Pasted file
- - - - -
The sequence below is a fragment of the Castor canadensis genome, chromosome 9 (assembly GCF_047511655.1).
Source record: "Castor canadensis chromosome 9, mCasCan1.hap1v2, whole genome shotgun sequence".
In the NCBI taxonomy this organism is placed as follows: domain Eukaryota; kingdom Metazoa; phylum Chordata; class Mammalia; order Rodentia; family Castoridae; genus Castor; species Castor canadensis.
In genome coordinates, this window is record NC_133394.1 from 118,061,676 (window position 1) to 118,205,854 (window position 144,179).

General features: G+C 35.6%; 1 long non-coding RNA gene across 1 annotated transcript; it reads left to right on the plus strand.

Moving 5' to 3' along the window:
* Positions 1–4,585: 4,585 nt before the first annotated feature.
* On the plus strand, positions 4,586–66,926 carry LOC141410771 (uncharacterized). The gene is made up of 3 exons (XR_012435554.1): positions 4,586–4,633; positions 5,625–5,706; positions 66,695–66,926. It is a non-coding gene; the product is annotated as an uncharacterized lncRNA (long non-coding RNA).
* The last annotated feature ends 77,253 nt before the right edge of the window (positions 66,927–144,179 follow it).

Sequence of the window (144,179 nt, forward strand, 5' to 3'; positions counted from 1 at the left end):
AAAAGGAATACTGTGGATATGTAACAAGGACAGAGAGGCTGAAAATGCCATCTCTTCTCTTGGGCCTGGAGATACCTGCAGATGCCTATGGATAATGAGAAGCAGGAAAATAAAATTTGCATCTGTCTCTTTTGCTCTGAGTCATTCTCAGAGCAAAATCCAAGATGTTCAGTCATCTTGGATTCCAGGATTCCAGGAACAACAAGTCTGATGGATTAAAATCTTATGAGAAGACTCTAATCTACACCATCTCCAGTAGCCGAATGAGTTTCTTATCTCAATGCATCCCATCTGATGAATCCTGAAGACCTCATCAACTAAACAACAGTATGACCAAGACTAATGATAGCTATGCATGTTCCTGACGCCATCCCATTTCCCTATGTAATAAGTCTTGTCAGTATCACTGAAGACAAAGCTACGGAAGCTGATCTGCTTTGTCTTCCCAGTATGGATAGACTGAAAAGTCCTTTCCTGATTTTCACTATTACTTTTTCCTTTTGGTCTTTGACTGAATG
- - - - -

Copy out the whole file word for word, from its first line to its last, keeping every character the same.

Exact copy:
The sequence below is a fragment of the Castor canadensis genome, chromosome 9 (assembly GCF_047511655.1).
Source record: "Castor canadensis chromosome 9, mCasCan1.hap1v2, whole genome shotgun sequence".
In the NCBI taxonomy this organism is placed as follows: domain Eukaryota; kingdom Metazoa; phylum Chordata; class Mammalia; order Rodentia; family Castoridae; genus Castor; species Castor canadensis.
In genome coordinates, this window is record NC_133394.1 from 118,061,676 (window position 1) to 118,205,854 (window position 144,179).

General features: G+C 35.6%; 1 long non-coding RNA gene across 1 annotated transcript; it reads left to right on the plus strand.

Moving 5' to 3' along the window:
* Positions 1–4,585: 4,585 nt before the first annotated feature.
* On the plus strand, positions 4,586–66,926 carry LOC141410771 (uncharacterized). The gene is made up of 3 exons (XR_012435554.1): positions 4,586–4,633; positions 5,625–5,706; positions 66,695–66,926. It is a non-coding gene; the product is annotated as an uncharacterized lncRNA (long non-coding RNA).
* The last annotated feature ends 77,253 nt before the right edge of the window (positions 66,927–144,179 follow it).

Sequence of the window (144,179 nt, forward strand, 5' to 3'; positions counted from 1 at the left end):
AAAAGGAATACTGTGGATATGTAACAAGGACAGAGAGGCTGAAAATGCCATCTCTTCTCTTGGGCCTGGAGATACCTGCAGATGCCTATGGATAATGAGAAGCAGGAAAATAAAATTTGCATCTGTCTCTTTTGCTCTGAGTCATTCTCAGAGCAAAATCCAAGATGTTCAGTCATCTTGGATTCCAGGATTCCAGGAACAACAAGTCTGATGGATTAAAATCTTATGAGAAGACTCTAATCTACACCATCTCCAGTAGCCGAATGAGTTTCTTATCTCAATGCATCCCATCTGATGAATCCTGAAGACCTCATCAACTAAACAACAGTATGACCAAGACTAATGATAGCTATGCATGTTCCTGACGCCATCCCATTTCCCTATGTAATAAGTCTTGTCAGTATCACTGAAGACAAAGCTACGGAAGCTGATCTGCTTTGTCTTCCCAGTATGGATAGACTGAAAAGTCCTTTCCTGATTTTCACTATTACTTTTTCCTTTTGGTCTTTGACTGAATG